Birdwatching References for the Southwest

By Eileen Richardson

Birder’s World has been writing about hotspots since the magazine first appeared. Here’s a selection of our favorite articles about your favorite hotspots.

Southeastern Arizona

  • “The Chiricahua Mountains” (Birding Hotspot), by Mary Ann Chapman, September/October 1987, pages 8-42
  • “Calling All Owls: Three Arizona birders set out to break the one-day owling record,” by Kenn Kaufman and Kate Stenberg, March/April 1988, pages 14-18
  • “Madera Canyon, Arizona” (Birding Hotspot), by Kenn Kaufman, June 1991, pages 42-46
  • “Snow Birder: Winter birding Sunbelt style,” by Sam Fried, April 1992, pages 22-26
  • “Rain Bird: Arizona’s desert grasslands give life to the Rufous-winged Sparrow,” by Kenn Kaufman and Rick Bowers, October 1992, pages 24-27
  • “Arizona Elegance: In search of Elegant Trogons in the canyons of southern Arizona,” by Vera M. Walters, August 1997, pages 42-45
  • “Prickly Haven: For birdwatching with a southwestern flavor, Arizona’s Sonoran Desert offers unusual birds in unique housing,” by Paul Zimmerman, June 2000, pages 52–55
  • “Arizona-Sonora Desert Museum” (Birding Hotspot), by Sam Fried, April 2001, pages 52-55.

Bosque del Apache NWR

  • “Bosque del Apache” (Birding Hotspot), by Lee Kaiser, February 1990, pages 42-46
  • “The Beauty of Bosque” (Bird Photography), by Arthur Morris, October 1997, pages 68-71
  • “Winter Oasis: Migrants put on an annual show at New Mexico’s Bosque del Apache,” by Cliff Beittel, December 2001, pages 48-53

Field Guides

There are many good field guides for birds ranging from general guides to North American birds to ones specializing in particular geographic areas or taxonomic groups. Here are a few sources of information on available field guides:

The American Bird Conservancy – URL:

The American Birding Association – URL:

The Cornell Lab of Ornithology – URL:

Comprehensive Species References

Life Histories of North American Birds – Arthur Cleveland Bent.
Arthur Cleveland Bent (1866-1954) was one of America’s greatest ornithologists. Bent and his collaborators present comprehensive information about courtship, nesting, eggs, young, plumages, food, behavior, voice, enemies, and more in a twenty-one volume series (1919-1968) entitled Life Histories of North American Birds.

Birds of North America – American Ornithologists’ Union, the Cornell Laboratory of Ornithology and the Philadelphia Academy of Natural Sciences.
Birds of North America is probably the most comprehensive, authoritative and up-to-date resource available on the biology of North American birds. The print version was the culmination of a joint 10-year project by the American Ornithologists’ Union, the Cornell Laboratory of Ornithology and the Philadelphia Academy of Natural Sciences. An online version is also available and described below.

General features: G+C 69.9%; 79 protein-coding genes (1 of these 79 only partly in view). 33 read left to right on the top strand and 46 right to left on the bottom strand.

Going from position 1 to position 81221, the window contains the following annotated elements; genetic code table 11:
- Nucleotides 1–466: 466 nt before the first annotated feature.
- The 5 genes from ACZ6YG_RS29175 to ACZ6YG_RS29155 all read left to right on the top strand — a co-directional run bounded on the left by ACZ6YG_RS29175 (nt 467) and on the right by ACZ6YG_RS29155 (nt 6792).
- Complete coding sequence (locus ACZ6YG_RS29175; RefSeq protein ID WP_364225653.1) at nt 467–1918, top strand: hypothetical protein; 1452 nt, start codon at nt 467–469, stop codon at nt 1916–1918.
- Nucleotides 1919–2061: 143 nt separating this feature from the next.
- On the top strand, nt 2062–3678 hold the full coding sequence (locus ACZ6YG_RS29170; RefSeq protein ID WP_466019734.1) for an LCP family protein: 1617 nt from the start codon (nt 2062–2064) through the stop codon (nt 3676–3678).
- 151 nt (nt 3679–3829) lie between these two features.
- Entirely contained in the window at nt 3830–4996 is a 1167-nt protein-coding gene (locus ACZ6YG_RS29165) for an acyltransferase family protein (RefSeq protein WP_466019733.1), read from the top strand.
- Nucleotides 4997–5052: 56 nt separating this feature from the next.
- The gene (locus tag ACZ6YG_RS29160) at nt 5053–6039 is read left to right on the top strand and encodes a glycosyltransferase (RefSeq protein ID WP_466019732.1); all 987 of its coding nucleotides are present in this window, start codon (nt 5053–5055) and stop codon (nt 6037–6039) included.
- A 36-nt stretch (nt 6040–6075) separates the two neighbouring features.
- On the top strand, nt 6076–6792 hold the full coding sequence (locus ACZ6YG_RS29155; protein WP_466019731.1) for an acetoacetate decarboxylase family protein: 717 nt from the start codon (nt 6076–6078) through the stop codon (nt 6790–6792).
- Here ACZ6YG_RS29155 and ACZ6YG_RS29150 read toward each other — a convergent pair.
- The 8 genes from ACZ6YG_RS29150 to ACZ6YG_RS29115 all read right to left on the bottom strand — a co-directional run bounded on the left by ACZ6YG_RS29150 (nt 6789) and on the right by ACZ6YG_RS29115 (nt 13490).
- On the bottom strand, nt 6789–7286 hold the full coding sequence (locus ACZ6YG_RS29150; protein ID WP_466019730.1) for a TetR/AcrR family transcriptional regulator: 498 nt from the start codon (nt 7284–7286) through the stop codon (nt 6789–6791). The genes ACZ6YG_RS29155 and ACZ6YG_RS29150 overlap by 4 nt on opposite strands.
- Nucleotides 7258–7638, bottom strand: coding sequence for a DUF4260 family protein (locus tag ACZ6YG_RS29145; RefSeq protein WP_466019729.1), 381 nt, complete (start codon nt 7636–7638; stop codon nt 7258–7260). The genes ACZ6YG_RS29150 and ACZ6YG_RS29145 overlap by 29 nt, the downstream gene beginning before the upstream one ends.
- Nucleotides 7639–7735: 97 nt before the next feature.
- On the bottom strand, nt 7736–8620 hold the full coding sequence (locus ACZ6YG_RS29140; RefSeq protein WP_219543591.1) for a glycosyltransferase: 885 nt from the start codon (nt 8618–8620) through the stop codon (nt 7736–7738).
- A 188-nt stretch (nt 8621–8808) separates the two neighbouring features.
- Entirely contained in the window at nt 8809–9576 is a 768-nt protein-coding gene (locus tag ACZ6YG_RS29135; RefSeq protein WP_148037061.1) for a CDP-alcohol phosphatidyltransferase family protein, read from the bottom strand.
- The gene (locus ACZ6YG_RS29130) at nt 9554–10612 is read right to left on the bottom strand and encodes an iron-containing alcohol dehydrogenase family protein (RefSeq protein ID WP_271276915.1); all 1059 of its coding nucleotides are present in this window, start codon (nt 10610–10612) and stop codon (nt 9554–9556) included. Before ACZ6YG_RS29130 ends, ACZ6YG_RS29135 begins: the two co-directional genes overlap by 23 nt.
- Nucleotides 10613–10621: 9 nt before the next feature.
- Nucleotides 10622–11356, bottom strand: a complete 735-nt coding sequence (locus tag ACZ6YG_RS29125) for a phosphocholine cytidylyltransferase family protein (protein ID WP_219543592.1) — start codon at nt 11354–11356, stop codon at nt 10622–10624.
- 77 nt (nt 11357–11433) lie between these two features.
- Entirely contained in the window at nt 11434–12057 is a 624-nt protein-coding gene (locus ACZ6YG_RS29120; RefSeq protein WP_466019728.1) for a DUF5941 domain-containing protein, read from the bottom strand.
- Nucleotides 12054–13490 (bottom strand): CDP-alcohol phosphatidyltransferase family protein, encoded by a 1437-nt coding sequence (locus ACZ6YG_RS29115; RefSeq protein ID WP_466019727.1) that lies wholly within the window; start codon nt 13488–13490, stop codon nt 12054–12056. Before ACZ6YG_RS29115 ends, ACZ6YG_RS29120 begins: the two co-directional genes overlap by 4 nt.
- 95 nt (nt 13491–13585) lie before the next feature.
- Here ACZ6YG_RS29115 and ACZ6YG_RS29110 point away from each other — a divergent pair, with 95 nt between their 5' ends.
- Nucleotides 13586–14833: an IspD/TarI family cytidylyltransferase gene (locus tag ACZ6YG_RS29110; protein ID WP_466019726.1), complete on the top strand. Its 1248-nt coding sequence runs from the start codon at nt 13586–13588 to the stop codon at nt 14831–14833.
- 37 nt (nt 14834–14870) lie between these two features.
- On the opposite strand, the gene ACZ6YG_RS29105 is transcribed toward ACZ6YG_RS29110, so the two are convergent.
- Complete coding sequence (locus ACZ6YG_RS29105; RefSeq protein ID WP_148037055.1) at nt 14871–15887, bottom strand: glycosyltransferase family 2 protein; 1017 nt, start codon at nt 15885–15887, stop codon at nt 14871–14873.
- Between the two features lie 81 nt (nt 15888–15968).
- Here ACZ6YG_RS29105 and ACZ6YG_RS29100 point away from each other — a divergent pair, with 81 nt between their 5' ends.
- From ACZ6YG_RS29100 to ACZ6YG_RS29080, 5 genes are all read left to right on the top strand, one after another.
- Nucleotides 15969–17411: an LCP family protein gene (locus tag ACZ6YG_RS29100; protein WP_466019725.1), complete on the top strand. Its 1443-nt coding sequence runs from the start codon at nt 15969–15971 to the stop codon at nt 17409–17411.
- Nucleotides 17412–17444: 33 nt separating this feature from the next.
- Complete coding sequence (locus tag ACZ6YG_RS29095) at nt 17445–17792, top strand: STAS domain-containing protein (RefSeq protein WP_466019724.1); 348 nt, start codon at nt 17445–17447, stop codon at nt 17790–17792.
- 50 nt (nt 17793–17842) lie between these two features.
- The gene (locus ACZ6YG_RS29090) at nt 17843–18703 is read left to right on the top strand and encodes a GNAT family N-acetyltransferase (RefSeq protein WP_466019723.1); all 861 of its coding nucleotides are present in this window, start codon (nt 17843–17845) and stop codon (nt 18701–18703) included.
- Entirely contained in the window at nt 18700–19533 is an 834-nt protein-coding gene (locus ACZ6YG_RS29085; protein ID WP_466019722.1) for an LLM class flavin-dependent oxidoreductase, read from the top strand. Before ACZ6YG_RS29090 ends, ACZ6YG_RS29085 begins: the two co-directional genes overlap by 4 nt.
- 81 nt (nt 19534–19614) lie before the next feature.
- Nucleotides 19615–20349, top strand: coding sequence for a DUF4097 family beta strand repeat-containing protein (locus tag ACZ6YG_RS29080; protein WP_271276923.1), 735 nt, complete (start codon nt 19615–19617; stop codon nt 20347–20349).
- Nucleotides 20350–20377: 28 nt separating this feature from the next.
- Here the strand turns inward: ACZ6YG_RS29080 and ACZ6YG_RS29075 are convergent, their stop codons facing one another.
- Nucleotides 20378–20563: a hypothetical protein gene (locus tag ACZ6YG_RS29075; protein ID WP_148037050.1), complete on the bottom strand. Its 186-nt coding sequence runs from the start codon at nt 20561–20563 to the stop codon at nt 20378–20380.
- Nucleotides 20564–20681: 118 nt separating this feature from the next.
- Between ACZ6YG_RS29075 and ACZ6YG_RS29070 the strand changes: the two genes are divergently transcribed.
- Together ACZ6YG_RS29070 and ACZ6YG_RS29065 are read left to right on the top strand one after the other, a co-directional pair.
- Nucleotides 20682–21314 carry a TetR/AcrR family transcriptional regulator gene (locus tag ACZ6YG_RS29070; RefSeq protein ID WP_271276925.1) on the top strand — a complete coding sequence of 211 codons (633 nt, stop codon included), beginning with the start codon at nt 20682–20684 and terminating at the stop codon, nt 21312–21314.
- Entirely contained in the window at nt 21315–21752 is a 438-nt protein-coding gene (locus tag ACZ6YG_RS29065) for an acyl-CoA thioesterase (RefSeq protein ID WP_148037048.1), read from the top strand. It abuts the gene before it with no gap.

Electronic Resources

Birds of North America Online – URL:

The Birds of North America (BNA) is a comprehensive reference covering the life histories of North American birds. Edited by Drs. Alan Poole and Frank Gill, this series provides detailed scientific information (18 volumes, 18,000 pages in total) for each of the 716 species of birds nesting in the USA and Canada.

eNature – URL:

eNature was initially launched in February 2000 and was acquired by the National Wildlife Federation in 2001. NWF handed over management of to the Shearwater Marketing Group (a privately-held company providing marketing services to both non-profit and private sector clients, focusing primarily on wildlife and nature) in 2007. The site’s core content consists of wildlife information about almost 6,000 individual species and is the same data set used to create the printed Audubon Field Guides.

USGS, Patuxent Bird Identification InfoCenter – URL:

This site presents photographs, songs, videos, identification tips, maps, and life history information for North American birds.
SORA: Searchable Ornithological Research Archive – URL:

The SORA project is an open access electronic journal archive and is the product of a collaboration between the American Ornithologists’ Union, the Cooper Ornithological Society, the Association of Field Ornithologists, the Wilson Ornithological Society, and the University of New Mexico libraries and IT Department.

This archive provides access to an extensive Ornithological literature of international scope and detailed material documenting the history of ornithology in North America over the last 120 years.

The content of this site includes the following titles: The Auk (1884-1999), The Condor (1899-2000), The Journal of Field Ornithology (1930-1999), The North American Bird Bander (1976-2000), Pacific Coast Avifauna (1900-1974), Studies in Avian Biology (1978-1999), and The Wilson Bulletin (1889-1999). Also available with browse-only capability is Ornithologia Neotropical.